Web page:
Terry Jones, Founder and Director For Monty Python, Passes Away At 77


Author, director, and screenwriter, Terry Jones, passed away at his home on Tuesday, January 21st, 2019. As a member of the British sketch comedy group known for revolutionizing satirical as well as just down right hysterical comedy, Terry Jones had one of the greatest careers anyone could’ve asked for.

Terry Jones, best known for his work on the sketch comedy group, Monty Python, was a founder of the group along with
Michael Palin, Eric Idle, John Cleese, and Graham Chapman, as well as Terry Gilliam (the only American in the group). Their show, “Monty Python’s Flying Circus“, became historical hit for comedy as a whole, first airing in Britain and then in the America’s towards the mid-1970’s.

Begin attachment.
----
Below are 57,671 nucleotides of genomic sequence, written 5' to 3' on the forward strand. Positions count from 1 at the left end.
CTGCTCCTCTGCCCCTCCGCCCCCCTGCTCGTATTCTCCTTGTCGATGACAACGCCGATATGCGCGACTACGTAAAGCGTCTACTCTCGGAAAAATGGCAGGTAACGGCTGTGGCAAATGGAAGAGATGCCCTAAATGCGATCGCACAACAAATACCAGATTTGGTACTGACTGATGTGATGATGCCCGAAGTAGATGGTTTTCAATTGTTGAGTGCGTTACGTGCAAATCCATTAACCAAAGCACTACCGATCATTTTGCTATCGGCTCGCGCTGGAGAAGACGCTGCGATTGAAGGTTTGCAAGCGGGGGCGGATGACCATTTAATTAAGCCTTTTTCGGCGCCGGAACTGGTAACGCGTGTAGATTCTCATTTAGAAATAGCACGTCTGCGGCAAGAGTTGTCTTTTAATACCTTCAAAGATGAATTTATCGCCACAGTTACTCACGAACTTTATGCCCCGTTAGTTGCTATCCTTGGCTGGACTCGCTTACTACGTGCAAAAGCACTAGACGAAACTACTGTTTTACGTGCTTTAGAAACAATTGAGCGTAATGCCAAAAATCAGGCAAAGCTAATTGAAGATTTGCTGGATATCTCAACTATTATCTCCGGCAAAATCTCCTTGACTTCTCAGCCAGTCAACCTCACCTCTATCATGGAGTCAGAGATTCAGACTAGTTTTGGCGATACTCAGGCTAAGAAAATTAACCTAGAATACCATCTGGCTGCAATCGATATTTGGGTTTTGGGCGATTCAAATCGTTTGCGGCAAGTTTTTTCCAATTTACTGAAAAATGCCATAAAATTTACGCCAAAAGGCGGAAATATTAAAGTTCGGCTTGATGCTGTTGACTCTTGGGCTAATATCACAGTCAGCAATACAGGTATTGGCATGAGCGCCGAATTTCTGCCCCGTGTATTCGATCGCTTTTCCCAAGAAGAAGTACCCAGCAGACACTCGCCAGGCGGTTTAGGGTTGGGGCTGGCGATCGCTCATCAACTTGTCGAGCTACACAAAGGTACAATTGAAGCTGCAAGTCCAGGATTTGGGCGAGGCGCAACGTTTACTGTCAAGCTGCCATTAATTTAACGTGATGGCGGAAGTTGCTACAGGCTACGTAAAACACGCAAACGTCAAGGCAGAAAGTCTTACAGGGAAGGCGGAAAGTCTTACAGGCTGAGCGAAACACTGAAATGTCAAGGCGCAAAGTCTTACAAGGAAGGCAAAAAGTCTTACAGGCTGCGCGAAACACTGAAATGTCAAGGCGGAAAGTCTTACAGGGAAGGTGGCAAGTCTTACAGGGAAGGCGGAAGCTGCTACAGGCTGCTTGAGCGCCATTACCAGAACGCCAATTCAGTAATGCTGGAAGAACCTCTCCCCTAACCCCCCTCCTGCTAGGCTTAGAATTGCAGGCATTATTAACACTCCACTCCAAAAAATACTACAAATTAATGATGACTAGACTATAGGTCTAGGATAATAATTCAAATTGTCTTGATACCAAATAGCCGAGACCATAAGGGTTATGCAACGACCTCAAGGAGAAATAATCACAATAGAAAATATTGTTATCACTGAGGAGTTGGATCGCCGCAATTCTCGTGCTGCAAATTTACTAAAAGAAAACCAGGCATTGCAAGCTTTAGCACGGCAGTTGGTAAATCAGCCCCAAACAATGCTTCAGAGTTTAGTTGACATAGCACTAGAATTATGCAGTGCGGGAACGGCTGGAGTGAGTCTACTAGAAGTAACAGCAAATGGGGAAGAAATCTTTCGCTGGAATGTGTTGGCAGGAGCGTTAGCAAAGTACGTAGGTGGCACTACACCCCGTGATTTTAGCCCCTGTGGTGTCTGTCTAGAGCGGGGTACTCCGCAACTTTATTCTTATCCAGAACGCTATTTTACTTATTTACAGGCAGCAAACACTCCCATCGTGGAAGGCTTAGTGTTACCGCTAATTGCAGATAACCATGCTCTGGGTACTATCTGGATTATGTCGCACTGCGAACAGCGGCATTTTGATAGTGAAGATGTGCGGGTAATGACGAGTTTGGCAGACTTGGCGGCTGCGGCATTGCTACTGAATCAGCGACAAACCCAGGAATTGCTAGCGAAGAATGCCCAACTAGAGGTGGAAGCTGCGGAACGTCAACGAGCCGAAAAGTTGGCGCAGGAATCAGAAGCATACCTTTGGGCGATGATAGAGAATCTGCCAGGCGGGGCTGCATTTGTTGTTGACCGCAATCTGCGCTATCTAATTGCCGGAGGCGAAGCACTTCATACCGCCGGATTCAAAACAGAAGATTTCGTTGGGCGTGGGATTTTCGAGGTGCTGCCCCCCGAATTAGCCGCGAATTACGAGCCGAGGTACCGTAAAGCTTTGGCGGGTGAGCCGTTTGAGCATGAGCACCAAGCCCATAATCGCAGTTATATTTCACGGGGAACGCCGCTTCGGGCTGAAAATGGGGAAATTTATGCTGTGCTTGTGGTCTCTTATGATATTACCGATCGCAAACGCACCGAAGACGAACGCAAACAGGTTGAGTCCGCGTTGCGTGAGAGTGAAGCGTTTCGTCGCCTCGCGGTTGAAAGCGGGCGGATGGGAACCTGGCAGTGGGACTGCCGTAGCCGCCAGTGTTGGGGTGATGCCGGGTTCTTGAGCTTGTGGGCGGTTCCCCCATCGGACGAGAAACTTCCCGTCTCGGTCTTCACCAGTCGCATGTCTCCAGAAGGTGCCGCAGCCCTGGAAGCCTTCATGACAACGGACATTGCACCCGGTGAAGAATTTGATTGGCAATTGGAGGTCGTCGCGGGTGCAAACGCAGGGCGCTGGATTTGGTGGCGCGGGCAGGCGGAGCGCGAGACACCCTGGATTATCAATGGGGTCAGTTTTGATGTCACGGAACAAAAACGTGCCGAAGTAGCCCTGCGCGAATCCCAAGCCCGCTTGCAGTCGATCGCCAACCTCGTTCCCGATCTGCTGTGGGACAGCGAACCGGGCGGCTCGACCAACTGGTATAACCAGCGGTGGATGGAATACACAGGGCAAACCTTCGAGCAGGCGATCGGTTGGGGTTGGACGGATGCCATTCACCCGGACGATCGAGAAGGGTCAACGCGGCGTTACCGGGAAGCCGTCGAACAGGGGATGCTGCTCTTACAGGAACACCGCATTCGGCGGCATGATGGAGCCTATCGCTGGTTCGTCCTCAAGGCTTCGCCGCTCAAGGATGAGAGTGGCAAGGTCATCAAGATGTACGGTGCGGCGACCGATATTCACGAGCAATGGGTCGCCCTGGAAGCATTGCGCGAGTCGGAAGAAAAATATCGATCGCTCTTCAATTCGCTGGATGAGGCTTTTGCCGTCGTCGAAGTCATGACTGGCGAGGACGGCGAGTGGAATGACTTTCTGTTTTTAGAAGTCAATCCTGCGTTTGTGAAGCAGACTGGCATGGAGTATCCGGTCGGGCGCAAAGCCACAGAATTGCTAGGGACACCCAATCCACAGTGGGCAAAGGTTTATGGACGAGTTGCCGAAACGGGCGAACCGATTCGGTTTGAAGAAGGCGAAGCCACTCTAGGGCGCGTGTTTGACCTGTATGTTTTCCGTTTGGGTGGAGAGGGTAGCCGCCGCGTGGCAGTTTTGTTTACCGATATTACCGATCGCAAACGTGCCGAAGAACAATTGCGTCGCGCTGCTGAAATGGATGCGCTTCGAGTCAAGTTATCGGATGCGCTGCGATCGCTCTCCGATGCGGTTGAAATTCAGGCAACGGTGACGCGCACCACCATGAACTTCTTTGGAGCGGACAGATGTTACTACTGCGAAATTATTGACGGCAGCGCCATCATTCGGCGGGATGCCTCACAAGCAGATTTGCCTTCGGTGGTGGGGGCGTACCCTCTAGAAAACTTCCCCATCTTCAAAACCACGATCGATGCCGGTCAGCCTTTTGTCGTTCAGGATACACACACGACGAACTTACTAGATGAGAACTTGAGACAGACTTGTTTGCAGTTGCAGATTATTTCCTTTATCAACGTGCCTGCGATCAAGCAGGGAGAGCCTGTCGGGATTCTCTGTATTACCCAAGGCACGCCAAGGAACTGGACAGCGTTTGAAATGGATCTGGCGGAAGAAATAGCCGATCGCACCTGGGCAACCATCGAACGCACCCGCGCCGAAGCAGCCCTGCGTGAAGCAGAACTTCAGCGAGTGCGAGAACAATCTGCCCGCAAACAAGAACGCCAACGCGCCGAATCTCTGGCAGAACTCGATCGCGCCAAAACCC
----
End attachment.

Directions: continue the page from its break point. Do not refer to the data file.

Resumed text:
Terry Jones and Terry Gilliam jointly directed “Monty Python and the Holy Grail” in 1975, and teamed up again on “Monty Python’s The Meaning of Life” in 1983. Jones was the sole director of “Monty Python’s Life of Brian” in 1979, which was the most successful out of all the Monty Python films.

Jones then went on to write many books as well as direct and write many of his own projects. Marking him down in the halls of comedic fame forever, as well as one of the greatest writers of all time.

In 2016, Jones had announced that he had primary progressive aphasia, a neurological disease that impairs the ability to communicate.

As a quote by Jones himself:
If you had said to us when we were doing the TV shows, ‘We’ll be still talking about this in 40 years’ time,’ I would have thought you were loco.

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